Daniel T. Bloom is the founder and Managing Partner of Daniel Bloom & Associates, Inc. Founded in 1980, DBAI is a Largo, Florida based human Capital consulting firm. Serving corporate clients nationwide, we have assisted organizations from small real estate firms to members of the Fortune 1000 with various human capital related issues.
DBAI services three niche markets with services to assist organizations to maximize the human capital assets of the organization.
The first niche is comprised of those organizations with fewer than 100 employees who either do not have or never had a human resources department and now find them selves in need of expert counsel on human capital issues. We in essence become their HR department but on a retained basis where they can call us as the need arises.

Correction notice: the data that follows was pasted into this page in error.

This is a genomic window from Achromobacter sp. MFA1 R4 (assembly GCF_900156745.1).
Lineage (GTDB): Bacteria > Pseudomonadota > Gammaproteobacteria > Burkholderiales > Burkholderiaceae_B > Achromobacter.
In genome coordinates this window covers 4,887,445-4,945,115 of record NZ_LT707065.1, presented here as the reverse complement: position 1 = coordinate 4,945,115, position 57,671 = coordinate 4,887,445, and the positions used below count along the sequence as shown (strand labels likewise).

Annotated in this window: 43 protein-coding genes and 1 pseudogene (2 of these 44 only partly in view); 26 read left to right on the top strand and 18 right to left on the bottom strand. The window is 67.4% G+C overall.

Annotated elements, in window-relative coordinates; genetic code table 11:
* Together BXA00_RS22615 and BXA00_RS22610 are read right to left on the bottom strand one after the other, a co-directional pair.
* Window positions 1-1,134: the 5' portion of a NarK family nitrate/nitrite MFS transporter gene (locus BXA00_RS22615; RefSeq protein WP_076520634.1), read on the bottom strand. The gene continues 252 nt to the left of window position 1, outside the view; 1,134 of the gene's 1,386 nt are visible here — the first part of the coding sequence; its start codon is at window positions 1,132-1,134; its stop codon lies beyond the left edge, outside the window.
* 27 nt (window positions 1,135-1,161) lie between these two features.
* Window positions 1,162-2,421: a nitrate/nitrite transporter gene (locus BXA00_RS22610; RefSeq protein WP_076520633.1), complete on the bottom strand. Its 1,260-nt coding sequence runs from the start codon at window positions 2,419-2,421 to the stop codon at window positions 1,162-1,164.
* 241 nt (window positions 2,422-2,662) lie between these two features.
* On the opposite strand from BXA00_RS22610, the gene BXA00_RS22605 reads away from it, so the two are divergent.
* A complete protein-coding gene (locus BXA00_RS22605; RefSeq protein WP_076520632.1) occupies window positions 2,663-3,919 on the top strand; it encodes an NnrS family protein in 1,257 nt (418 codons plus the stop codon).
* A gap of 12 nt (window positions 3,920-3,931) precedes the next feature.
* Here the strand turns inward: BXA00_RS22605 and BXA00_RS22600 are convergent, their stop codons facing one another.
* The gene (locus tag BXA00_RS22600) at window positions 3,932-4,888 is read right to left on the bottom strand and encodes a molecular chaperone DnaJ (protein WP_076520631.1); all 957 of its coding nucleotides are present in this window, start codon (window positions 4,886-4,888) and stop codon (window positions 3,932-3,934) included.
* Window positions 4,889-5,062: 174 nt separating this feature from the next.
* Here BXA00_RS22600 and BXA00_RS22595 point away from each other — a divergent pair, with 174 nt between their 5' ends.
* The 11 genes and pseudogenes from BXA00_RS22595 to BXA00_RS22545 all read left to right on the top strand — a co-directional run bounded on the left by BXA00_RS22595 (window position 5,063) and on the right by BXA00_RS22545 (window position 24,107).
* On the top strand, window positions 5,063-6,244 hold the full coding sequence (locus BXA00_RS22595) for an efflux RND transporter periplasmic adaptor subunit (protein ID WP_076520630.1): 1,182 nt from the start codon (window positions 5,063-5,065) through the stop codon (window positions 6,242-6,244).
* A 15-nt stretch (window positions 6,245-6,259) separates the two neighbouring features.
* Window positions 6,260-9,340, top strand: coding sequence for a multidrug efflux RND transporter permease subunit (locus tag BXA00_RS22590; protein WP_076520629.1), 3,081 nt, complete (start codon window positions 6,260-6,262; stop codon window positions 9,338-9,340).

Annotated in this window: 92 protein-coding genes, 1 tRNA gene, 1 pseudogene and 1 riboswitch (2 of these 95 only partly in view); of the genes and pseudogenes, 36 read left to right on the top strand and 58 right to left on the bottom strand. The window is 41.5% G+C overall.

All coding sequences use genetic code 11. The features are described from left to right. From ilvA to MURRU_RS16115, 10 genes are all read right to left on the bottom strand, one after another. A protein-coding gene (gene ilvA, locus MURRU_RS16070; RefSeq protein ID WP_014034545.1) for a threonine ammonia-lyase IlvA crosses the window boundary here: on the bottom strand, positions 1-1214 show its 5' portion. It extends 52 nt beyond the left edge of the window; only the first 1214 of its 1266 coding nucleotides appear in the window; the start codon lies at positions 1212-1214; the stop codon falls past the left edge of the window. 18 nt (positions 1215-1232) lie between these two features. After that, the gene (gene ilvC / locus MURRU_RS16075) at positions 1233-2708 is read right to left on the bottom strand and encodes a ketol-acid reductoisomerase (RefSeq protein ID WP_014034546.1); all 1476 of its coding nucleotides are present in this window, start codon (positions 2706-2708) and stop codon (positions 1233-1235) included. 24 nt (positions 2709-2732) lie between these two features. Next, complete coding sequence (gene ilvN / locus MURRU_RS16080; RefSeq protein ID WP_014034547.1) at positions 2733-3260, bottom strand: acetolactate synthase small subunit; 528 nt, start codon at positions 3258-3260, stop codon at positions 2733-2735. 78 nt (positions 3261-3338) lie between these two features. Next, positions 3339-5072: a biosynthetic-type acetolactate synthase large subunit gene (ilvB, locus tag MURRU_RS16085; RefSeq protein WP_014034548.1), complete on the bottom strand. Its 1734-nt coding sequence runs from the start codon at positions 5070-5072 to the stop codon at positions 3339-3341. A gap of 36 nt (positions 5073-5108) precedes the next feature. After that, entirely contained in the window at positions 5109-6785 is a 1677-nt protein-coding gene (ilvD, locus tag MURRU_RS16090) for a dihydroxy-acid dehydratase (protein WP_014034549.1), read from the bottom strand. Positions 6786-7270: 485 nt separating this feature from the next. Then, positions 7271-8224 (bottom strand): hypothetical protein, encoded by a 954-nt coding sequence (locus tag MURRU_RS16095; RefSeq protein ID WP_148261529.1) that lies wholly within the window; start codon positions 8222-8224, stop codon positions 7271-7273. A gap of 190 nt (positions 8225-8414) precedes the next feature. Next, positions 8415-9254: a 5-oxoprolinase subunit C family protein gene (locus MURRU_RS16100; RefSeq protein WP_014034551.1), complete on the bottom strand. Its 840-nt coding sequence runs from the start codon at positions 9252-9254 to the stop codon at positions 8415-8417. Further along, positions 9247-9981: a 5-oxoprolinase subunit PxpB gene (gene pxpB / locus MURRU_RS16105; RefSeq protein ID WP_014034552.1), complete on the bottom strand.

The second niche market are those corporations with a small HR staff who have an urgent need for specialized human capital services and we can provide the expertise to complete the application of these services on a timely and cost effective basis.
The third niche is strategic human capital project completion for the large corporations on a divisional basis.
The service package of DBAI includes, but is not limited to, the areas of talent management, training, vendor management, policy design, relocation management, process improvement and EEO.